Madison County Opinion...

AUGUST 7, 2002

By Frank Gillespie
The Madison County Journal
August 7, 2002

Frankly Speaking

Judge’s poor ruling
led to tragedy
A few days ago a reader greeted me with “I like your articles because you don’t care whose toes you step on.” Well, today I have a new set of toes to stomp. The toes belong to a federal judge.
Last week, a massive road sign collapsed in Snellville collapsed, killing three young men and injuring another. This was one of the signs that the mayor and council of Snellville has attempted to stop because they considered them dangerous. The sign companies filed a federal lawsuit charging the city of violating their constitutional right to free speech. A federal judge agreed and ordered the city to allow the signs to be constructed.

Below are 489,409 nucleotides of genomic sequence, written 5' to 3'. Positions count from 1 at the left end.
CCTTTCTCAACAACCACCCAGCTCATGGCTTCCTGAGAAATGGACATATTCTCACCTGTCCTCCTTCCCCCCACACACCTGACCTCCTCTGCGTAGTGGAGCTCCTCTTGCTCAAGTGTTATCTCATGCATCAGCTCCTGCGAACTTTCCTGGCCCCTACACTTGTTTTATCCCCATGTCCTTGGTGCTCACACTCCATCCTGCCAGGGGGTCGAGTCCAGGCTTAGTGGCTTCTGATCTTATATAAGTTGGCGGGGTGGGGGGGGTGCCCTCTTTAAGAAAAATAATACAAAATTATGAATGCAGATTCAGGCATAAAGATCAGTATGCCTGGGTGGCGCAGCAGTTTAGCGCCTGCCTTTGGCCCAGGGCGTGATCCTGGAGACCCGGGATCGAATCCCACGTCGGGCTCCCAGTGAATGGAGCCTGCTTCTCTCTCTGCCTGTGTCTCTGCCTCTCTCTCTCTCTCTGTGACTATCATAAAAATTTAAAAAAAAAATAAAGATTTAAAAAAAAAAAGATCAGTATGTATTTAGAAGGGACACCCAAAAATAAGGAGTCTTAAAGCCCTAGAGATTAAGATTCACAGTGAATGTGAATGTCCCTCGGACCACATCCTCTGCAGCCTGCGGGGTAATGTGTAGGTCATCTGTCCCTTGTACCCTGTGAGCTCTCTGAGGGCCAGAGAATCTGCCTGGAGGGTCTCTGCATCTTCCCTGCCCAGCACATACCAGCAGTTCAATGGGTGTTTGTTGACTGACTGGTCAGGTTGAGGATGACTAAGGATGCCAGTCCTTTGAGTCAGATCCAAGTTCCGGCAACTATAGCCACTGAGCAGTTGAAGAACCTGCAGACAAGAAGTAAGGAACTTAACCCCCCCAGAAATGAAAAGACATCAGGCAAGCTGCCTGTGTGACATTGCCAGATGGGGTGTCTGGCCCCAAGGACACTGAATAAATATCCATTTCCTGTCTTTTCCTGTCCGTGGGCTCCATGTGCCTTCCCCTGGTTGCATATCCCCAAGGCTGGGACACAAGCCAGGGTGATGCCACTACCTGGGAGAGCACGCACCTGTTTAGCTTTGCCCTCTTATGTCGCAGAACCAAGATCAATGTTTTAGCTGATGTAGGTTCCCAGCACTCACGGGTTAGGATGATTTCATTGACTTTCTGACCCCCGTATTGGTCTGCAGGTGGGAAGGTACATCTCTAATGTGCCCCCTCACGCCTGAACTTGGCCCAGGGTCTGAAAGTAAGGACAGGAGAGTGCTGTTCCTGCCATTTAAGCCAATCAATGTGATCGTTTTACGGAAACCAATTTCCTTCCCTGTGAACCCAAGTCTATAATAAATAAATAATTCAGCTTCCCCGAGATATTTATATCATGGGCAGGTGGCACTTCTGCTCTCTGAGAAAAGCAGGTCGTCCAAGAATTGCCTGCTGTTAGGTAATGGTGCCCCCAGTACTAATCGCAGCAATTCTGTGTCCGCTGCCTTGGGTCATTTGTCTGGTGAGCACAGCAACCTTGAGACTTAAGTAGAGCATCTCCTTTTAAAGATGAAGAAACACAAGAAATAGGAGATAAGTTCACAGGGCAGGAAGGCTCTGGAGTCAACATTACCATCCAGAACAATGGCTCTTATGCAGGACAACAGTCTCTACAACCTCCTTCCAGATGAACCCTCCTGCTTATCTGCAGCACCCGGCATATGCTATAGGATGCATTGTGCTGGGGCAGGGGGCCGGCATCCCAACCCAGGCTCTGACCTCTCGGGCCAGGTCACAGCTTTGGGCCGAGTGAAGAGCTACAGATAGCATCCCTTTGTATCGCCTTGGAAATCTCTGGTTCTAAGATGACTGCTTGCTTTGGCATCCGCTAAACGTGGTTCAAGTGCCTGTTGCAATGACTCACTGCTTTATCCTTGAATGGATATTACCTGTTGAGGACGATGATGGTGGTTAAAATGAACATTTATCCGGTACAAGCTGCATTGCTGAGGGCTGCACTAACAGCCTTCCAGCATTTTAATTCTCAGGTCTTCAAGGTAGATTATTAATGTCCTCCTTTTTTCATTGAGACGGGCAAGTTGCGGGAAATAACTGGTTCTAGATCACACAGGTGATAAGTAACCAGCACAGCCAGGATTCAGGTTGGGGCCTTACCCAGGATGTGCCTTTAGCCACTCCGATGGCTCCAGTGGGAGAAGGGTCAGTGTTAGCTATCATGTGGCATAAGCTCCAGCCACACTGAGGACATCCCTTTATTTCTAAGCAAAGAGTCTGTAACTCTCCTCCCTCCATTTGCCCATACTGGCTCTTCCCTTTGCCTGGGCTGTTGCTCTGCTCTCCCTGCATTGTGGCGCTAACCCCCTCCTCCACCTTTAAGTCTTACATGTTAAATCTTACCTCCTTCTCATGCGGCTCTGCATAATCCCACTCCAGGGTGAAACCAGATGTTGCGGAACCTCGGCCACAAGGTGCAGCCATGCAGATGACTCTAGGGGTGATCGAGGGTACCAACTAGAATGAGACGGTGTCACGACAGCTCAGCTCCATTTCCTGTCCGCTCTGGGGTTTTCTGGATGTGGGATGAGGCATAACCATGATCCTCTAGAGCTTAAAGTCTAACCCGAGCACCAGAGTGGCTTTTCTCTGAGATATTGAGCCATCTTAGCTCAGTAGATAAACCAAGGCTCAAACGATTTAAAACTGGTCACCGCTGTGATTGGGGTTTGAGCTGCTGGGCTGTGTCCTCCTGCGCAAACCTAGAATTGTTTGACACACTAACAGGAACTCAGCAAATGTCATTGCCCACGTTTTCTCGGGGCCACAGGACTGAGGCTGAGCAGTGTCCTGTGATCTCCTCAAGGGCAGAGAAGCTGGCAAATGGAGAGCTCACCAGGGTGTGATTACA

One of the companies building these signs, not the one that fell, is co-owned by Republican state senate candidate Ralph Hudgens.
We all saw the results last week. The city was right. The signs were dangerous. One of them killed three young men.
I have several problems with this story. First, anyone seeing those massive steel structures standing on a single, often off-center pole, standing above busy buildings or parking areas, is clearly dangerous. Building these structures along a highway where nothing but a few trees can be harmed if the fall is one thing. Building them in a crowded city is something else.
One of the primary responsibilities of local government is the safety of the citizens. The mayor and council of Snellville have every right and responsibility to prohibit any activity or structure that threatens public safety. Clearly, they acted properly by voting to prohibit the signs from the city.